Steps History: Step 1 Only
Posts: 216
Threads: 23
Thanked 180 Times in 72 Posts
Reputation: 190
Default C

Quote:
Originally Posted by philios View Post
In normal antigen processing, yes, the MHC1 class molecule (in conjunction with the antigen) would localize to the outer cytoplasmic membrane for interaction with the T cell receptor.
However, I think that if the MHC1 molecule ended up naked in the cytosol (not inside a secretory vesicle), it would be digested by proteasomes. If you re-read the question, does answer choice C state " Degradation BY proteasomes"?
This would make sense as a CMV gene/protein would likely want to ESCAPE antigen presentation (and thus detection) via causing MHC1 degradation in the cytosol and not facilitate its translocation to the membrane.

Note: The above info is an educated guess. Please double check.
You're absolutely right there. And you picked up the typo correct too. (Proteasomes are meant to lyse proteins, not be lysed by proteins!)

The whole process gets clear by an image uploaded by someone -
http://upload.wikimedia.org/wikipedi...processing.svg

The brief steps are -
  • Processing of the foreign "antigen" (eg. a viral protein) in the cytosol by the proteasome.
  • The resulting 'peptide fragment' (immunologically called: epitope) is then transfered from the cytosol into the endoplasmic reticulum, where it gets loaded on the MHC -I molecule.
  • Finally, the loaded MHC molecule is transfered to the Golgi system and finally carried away by vesicles budding off from the Golgi.
  • These vesicles are destined to dock on the cell membrane where the MHC I interacts with TCR and the "epitope" is presented for recognition of cytotoxic T cells (CD8 +ve).

But this is how it occurs normally. Now coming back to the question. Some hypothetical protein is forcing the "naked" MHC I molecules (very well framed by Philios) to enter the cytosol. They aren't supposed to do that and shall supposedly be degraded by the proteasome system (I guess that's what it normally does).

Hope that helped.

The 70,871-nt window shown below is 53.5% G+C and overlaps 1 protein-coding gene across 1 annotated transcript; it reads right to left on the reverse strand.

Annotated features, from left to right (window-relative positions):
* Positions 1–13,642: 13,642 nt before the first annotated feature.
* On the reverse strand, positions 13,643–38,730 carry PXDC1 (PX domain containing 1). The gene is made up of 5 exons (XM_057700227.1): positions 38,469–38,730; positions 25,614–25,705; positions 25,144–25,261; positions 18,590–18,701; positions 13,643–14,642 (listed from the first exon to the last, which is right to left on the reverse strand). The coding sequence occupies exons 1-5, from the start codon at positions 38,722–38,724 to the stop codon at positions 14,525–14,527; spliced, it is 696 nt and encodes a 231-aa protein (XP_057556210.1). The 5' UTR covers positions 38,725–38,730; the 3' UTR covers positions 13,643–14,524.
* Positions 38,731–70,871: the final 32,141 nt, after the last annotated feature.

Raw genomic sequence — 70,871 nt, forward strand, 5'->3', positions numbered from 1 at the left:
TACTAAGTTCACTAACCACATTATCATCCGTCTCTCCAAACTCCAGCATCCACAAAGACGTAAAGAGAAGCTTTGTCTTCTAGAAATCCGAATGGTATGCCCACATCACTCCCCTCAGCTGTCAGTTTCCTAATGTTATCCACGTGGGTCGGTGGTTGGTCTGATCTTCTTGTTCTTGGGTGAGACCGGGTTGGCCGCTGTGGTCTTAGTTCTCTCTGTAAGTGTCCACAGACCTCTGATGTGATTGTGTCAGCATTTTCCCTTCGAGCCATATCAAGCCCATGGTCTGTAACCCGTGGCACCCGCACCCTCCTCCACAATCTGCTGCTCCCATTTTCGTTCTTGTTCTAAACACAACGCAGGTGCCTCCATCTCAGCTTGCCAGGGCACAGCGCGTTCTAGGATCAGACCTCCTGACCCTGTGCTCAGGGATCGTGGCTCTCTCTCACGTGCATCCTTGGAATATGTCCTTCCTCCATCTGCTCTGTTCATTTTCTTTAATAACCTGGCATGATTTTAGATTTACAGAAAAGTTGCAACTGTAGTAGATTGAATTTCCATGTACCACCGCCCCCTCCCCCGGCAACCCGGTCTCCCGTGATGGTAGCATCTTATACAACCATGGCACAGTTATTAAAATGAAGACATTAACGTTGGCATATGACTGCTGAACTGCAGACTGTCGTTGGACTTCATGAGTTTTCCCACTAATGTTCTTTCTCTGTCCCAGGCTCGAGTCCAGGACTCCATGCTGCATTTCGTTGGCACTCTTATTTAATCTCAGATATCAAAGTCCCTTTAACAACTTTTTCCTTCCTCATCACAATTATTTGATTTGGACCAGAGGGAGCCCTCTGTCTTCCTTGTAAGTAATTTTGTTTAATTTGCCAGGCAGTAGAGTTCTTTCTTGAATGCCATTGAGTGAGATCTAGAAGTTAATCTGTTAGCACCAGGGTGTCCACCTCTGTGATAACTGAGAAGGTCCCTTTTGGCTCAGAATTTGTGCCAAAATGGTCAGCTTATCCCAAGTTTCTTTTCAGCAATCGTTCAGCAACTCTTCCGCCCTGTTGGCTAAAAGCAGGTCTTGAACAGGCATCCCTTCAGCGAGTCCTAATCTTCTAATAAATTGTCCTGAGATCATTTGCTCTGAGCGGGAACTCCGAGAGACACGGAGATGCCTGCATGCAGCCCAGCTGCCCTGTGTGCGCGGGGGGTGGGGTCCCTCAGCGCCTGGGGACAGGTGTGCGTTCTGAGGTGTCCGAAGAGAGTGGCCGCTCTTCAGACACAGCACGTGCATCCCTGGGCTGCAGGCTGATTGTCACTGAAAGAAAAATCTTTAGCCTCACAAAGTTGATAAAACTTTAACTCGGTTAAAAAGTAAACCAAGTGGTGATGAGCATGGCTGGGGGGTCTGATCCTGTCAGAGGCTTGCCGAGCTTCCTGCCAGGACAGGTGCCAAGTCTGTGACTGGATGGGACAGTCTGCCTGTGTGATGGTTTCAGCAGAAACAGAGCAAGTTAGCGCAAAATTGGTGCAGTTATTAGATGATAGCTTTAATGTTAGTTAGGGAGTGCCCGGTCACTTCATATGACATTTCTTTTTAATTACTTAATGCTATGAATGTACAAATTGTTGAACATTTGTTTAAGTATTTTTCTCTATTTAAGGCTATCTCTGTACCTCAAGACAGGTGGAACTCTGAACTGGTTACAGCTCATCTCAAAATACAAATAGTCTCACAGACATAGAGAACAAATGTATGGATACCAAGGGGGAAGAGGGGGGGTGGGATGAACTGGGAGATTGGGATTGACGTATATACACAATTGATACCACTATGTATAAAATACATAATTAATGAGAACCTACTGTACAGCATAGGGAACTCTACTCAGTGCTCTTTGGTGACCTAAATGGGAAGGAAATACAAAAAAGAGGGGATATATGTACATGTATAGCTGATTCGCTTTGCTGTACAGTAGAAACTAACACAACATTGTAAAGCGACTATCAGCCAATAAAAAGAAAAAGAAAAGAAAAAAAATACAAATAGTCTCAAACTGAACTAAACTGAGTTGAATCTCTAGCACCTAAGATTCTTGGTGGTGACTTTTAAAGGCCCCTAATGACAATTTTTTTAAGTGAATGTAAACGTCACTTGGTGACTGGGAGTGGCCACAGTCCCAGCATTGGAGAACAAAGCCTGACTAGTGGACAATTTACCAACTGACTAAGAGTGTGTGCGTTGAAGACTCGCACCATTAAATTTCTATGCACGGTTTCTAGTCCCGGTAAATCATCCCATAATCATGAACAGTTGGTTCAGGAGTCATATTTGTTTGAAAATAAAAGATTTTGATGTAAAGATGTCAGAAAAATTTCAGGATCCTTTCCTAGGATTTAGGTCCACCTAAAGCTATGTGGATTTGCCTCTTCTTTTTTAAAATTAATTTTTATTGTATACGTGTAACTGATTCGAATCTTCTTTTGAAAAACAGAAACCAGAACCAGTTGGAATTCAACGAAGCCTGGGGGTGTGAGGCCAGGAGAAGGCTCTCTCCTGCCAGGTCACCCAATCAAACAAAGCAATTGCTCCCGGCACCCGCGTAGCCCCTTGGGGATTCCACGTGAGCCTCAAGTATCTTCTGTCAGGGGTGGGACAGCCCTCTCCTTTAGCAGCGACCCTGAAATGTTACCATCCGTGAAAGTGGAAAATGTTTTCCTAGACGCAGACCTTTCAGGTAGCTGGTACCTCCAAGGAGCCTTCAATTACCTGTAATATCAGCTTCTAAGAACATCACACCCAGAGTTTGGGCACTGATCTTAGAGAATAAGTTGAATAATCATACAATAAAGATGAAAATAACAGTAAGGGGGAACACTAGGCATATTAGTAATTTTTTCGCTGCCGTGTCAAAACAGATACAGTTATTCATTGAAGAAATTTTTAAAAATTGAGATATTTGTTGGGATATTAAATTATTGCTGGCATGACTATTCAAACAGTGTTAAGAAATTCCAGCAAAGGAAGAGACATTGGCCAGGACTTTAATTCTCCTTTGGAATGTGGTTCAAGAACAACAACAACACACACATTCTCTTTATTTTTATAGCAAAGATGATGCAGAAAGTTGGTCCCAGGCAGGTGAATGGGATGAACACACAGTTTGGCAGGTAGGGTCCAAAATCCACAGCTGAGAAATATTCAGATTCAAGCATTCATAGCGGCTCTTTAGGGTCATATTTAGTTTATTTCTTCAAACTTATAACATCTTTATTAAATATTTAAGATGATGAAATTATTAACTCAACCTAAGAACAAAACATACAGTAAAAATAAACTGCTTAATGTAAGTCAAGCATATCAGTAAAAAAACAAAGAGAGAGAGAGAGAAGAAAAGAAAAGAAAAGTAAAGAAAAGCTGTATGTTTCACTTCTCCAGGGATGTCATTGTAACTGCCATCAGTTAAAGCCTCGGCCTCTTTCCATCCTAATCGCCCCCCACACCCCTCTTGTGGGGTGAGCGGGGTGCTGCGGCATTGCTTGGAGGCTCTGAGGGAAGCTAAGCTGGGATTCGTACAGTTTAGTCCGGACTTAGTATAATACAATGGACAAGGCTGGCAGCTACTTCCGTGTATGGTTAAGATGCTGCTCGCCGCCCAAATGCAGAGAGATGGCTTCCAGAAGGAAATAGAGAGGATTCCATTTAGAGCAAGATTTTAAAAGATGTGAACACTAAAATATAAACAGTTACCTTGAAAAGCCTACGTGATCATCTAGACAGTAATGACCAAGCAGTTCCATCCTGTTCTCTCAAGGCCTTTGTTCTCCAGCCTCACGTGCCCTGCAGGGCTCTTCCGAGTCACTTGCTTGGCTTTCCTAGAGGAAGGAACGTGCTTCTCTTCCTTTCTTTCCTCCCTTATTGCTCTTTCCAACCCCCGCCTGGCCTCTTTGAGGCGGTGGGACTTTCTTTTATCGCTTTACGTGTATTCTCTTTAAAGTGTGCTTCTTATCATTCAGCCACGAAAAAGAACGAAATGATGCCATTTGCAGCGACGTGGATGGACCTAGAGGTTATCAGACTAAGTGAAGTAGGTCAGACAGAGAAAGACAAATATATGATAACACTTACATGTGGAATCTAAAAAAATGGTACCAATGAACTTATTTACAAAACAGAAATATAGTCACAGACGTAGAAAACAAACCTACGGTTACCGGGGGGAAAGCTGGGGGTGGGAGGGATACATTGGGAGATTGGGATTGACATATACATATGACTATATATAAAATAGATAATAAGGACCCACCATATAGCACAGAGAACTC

Reply With Quote Quick reply to this message
The above post was thanked by:
mohitkmc (02-18-2012)



Reply

Tags
Immunology-, Microbiology-, Molecular-Biology-, Step-1-Questions

Quick Reply
Message:
Options

Register Now

In order to be able to post messages on the USMLE Forums forums, you must first register.
Please enter your desired user name, your email address and other required details in the form below.
User Name:
Password
Please enter a password for your user account. Note that passwords are case-sensitive.
Password:
Confirm Password:
Email Address
Please enter a valid email address for yourself.
Email Address:
Medical School
Choose "---" if you don't want to tell. AMG for US & Canadian medical schools. IMG for all other medical schools.
USMLE Steps History
What steps finished! Example: 1+CK+CS+3 = Passed Step 1, Step 2 CK, Step 2 CS, and Step 3.

Choose "---" if you don't want to tell.

Favorite USMLE Books
What USMLE books you really think are useful. Leave blank if you don't want to tell.
Location
Where you live. Leave blank if you don't want to tell.

Log-in

Human Verification

In order to verify that you are a human and not a spam bot, please enter the answer into the following box below based on the instructions contained in the graphic.



Thread Tools Search this Thread
Search this Thread:

Advanced Search
Display Modes


Similar Threads
Thread Thread Starter Forum Replies Last Post
32 ATPs per glucose molecule? level1 USMLE Step 1 Forum 7 04-07-2012 09:37 AM
Which molecule is responsible for rapid collapse of microtubules? ricko335 USMLE Step 1 Forum 3 11-01-2011 05:33 PM
How many ATPs per Glucose Molecule soulhead USMLE Step 1 Forum 4 12-07-2010 07:11 PM
Lymphoma Translocation! khushboo USMLE Step 1 Forum 3 05-24-2010 08:50 AM

RSS Feed
Find Us on Facebook
vBulletin Security provided by vBSecurity v2.2.2 (Pro) - vBulletin Mods & Addons Copyright © 2017 DragonByte Technologies Ltd.

USMLE® & other trade marks belong to their respective owners, read full disclaimer
USMLE Forums created under Creative Commons 3.0 License. (2009-2014)